The four men whose names you are about to read have 3 things in common, they all fought in WW1 for the British Army, they all died in action, they were all forgotten by the communities they lived in.
It is a passion of mine to ensure that every man and woman who served and died of for their country regardless of thier background ios afforded the proper respect that their ultimate sacrifice deserves.
Sadly not all people take this attitude, fortunately these people are in the minority and with the supoort and help of people such as Charles Sandbach and Geraldine Bruin,justice can be done, so when you read about these men, picture them dying alone and perhaps afraid, thinking of their loved ones back home one last time,it is the least we can do to record the names of these men for posterity.
I am happy to report that the first three of these brave young men are now commemorated by the communities that they fought and died for. The fight to have George Ross added to Newtongrange War Memorial is about to begin.
I will deal with Vasiliy Nikitenko first.
Whilst researching the London Gazette I came across a Military Medal for this man , giving his place of residence as Newtongrange. I later found in the Gazette that in 1918 he appears in a list of dead soldiers and his worldy goods were listed as unclaimed by next of kin, this appeared for several years thereafter and his money ,all £14 14/ 5d ,still lay unclaimed, this equates to over £3,600 at todays value.
The campaign medals and Military Medal he won were returned after the war , there being no one to claim them.
It appears that Vasiliy was a Ukranian immigrant to Newtongrange, who was born in Poltava and had no traceable next of kin, he was killed in action May 1918.
I am grateful to a member of the Great War Forum, Esdee (Stuart) for consulting the War Diary of Vasiliy's battery, 160 Siege Battery, and discovering the following entry in relation to his death.
28th May -- "" Stray round hit gun pit of 160 S carriage destroyed, 1 man killed, 2 wounded and 5 fused shells exploded. "
And that was how Gunner Vasiliy Nikitenko met his end.
This map indicates the point where the battery were positioned the day he died.
Having no next of kin he was not put forward for inclusion on the War Memorial when the names were added a few years back,indeed I only became aware of his existence this year.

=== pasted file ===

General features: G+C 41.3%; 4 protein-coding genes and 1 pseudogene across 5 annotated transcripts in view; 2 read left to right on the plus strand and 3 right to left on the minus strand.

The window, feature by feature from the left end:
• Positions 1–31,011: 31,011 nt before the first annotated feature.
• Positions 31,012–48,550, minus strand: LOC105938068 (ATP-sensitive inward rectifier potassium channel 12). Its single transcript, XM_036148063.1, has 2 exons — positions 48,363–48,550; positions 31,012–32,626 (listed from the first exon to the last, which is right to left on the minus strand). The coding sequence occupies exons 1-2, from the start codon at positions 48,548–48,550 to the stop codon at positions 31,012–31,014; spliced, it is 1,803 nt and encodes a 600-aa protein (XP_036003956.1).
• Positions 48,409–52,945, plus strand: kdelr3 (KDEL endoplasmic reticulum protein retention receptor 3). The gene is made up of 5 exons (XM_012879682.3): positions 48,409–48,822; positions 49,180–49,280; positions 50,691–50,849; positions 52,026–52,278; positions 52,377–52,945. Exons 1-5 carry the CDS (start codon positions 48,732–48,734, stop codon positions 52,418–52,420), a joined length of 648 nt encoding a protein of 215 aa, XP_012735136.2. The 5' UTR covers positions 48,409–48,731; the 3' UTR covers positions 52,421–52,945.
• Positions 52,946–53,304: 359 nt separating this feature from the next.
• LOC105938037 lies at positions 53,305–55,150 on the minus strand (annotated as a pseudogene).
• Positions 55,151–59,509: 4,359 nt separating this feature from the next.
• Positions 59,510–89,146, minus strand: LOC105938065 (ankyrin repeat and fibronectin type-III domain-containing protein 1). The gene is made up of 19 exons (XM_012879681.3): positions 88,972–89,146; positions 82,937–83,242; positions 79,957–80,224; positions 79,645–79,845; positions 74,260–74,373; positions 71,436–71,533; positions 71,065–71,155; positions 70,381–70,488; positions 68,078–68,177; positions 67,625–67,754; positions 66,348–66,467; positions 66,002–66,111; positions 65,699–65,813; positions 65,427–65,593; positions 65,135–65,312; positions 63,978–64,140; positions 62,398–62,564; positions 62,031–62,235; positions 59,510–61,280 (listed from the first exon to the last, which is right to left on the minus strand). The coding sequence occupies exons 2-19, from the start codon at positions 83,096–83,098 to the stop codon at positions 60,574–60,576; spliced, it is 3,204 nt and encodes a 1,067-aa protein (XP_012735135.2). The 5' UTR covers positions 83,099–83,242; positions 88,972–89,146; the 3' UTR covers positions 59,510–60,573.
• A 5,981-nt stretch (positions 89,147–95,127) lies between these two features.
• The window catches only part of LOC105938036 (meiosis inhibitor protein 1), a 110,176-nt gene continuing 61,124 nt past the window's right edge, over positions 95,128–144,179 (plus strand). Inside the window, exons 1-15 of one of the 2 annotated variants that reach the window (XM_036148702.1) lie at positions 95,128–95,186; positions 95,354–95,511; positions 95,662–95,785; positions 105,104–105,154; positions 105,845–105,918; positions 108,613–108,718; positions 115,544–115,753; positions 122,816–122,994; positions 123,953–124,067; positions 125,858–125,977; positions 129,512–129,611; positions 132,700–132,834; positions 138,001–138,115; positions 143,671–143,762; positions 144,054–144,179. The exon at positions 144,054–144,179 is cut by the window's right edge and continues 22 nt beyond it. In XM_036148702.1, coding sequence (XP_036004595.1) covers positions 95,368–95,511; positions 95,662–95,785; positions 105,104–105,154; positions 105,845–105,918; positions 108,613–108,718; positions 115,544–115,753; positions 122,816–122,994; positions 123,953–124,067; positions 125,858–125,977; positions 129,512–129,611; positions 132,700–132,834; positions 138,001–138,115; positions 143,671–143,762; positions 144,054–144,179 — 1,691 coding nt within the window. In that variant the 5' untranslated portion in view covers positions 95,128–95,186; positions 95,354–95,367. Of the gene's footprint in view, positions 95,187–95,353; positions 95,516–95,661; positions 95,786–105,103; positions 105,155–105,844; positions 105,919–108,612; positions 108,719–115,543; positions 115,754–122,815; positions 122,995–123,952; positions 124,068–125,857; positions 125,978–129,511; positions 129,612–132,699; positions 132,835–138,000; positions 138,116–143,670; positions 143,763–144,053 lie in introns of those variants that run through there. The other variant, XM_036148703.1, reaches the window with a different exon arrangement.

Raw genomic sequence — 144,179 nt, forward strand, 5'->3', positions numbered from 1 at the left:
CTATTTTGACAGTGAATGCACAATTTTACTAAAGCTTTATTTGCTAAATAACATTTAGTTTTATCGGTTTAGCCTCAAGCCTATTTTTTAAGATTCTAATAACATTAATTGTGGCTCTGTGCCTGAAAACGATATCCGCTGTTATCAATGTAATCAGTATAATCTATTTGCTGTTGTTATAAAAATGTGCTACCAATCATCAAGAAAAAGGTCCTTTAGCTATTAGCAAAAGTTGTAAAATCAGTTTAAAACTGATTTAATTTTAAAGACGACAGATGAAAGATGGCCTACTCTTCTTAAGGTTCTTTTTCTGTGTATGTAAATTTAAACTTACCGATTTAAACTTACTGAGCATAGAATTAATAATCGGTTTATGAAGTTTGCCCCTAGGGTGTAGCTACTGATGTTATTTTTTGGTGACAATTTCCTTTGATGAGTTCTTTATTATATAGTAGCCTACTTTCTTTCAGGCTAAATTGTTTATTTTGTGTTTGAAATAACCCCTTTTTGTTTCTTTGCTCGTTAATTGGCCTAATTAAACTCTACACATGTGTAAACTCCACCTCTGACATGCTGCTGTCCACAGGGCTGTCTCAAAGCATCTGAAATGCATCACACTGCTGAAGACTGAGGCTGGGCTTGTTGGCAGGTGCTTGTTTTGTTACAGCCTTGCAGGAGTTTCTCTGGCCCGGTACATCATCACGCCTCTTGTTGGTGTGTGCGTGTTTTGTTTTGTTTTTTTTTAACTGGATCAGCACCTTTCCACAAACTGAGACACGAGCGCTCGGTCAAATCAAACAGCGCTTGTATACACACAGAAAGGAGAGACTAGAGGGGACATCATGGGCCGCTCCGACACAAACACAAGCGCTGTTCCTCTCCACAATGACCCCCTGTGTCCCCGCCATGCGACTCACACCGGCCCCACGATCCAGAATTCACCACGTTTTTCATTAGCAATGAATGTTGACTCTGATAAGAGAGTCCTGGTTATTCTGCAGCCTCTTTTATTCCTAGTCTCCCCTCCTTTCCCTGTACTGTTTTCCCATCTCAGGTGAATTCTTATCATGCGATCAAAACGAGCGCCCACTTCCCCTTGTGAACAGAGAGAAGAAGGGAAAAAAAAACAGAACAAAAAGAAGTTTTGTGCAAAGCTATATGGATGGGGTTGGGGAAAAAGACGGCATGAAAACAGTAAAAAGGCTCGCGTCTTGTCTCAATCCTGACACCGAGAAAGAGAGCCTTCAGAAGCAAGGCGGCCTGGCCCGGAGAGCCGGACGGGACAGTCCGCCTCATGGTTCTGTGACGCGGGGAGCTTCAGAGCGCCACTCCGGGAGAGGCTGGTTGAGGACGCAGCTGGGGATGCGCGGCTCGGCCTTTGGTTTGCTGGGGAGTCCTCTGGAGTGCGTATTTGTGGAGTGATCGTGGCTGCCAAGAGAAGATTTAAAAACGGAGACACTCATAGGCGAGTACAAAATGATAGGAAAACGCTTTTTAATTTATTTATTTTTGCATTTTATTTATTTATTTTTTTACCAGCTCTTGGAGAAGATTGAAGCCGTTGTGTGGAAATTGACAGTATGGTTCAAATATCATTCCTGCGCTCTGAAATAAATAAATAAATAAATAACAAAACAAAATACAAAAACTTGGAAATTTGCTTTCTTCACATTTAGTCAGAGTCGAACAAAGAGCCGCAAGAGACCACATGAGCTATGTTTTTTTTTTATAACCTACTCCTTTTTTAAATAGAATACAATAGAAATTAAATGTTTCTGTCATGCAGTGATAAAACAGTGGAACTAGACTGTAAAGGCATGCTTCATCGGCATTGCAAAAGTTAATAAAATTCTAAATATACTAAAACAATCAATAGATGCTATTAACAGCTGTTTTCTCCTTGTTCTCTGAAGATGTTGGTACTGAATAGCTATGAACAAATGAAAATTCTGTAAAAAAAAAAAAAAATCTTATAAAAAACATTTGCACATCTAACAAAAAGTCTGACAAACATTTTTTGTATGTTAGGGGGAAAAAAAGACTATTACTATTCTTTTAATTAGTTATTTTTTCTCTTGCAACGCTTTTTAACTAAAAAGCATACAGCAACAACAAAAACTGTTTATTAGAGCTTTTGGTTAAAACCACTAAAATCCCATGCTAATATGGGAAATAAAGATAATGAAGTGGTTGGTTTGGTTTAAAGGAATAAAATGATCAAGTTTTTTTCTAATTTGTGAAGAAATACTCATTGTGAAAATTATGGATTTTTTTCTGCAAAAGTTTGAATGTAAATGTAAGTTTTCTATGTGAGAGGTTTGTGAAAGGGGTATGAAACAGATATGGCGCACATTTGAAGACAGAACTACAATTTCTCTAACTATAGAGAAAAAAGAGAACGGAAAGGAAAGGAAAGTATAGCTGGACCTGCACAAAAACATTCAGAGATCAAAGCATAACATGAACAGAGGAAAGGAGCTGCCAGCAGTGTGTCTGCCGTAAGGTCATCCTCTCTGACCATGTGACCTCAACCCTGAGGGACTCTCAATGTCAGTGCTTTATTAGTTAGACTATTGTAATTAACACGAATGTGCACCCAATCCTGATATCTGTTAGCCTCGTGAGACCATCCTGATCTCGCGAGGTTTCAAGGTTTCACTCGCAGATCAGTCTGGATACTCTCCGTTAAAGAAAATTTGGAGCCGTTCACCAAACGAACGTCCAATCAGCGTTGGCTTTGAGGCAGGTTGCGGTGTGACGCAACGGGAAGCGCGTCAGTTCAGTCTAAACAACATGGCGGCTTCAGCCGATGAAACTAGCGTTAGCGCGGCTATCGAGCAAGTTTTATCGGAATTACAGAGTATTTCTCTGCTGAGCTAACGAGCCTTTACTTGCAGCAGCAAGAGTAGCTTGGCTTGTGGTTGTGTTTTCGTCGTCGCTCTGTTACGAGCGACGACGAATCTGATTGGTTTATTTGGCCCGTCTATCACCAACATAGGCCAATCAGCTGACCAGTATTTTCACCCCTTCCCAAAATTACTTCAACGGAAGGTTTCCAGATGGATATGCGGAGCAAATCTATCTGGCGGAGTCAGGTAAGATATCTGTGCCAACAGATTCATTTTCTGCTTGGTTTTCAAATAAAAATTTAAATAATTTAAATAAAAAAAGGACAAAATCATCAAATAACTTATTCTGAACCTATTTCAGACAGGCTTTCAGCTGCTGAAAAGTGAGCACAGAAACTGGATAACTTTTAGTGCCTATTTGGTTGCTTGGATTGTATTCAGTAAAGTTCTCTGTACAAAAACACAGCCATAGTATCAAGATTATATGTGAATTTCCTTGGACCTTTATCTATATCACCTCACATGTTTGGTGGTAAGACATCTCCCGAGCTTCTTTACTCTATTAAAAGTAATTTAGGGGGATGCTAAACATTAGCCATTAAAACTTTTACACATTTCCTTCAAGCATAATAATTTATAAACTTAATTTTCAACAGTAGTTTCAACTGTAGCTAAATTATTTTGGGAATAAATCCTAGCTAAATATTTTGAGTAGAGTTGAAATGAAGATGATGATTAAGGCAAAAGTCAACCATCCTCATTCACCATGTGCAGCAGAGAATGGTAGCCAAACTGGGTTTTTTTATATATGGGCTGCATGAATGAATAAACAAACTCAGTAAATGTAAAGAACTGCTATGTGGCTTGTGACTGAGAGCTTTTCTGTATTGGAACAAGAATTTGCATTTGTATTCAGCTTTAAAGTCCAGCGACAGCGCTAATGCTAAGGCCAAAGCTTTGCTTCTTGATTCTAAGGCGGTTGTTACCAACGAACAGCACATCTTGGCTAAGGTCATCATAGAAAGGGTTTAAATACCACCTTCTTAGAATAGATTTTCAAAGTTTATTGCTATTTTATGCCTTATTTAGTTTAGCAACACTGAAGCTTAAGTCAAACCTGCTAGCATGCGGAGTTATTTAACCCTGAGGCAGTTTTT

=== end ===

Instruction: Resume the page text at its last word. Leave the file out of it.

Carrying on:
I contacted Midlothian Council to have his name added to the Roll of Honour on the Memorial in Newtongrange Welfare Park and finally had enough evidence to persuade them to do so.I am delighted to say that this appeared in today's (13th December 2007) copy of the Midlothian Advertiser.
Ukrainian soldier to join village's roll of honour
L to R
Cllr Wilma Chalmers, Charles Sandbach, John Duncan & George Cummings
"The name of a Ukrainian soldier who lived and worked in Newtongrange is to be added to the village's war memorial — almost 90 years after he was killed in action in the First World War.Gunner Vasiliy Nikitenko MM of the Royal Garrison Artillery, originally from Little Russia, was a volunteer soldier who lost his life fighting for his adoptive country just six months before the end of the Great War.
Vasiliy had emigrated to Scotland as a young man, and settled in Newtongrange after finding work at the Lothian Coal Company.
He had already had been decorated for gallantry with the award of a Military Medal for bravery in the field. Tragically, he was killed in the summer of 1918 as he fought in resistance to the German onslaught.
Social historian Dr Charles E. Sandbach said: “There is no doubt that Vasiliy was a brave man, forgotten simply because he had no next of kin to put forward his name for inclusion on his local war memorial.
The sadness of the story is compounded by the facts that he left quite a sum of Army pay unclaimed and his gallantry and campaign medals never got issued, as there was no one to send them to.”
After a campaign backed by Midlothian Councillor Wilma Chalmers, Vasiliy’s name will finally be added to the memorial at Newtongrange Park.
Councillor Chalmers said: “Having read the information I was of the opinion that it was only right and fitting that a young man who lived in Newtongrange, and who was willing to put his life on the line along with his adopted countrymen, should be recognised on our memorial stones as part of our war dead.
“He paid the ultimate cost for his bravery and no matter whether you consider him to be a transient worker, or a resident of Newtongrange as evidence has proved, he chose to sign up for a Scottish regiment.
His actions speak for themselves and I think that our actions in Newtongrange should reflect our appreciation of his efforts and eventual sacrifice in our name.”My thanks to Charlie Sandbach and Councillor Wilma Chalmers for their support in the face of some opposition to Vasiliy's name being include on the memorial."
Remembered for ever by the community he chose to live in.
The updated memorial tablet at Newtongrange War Memorial.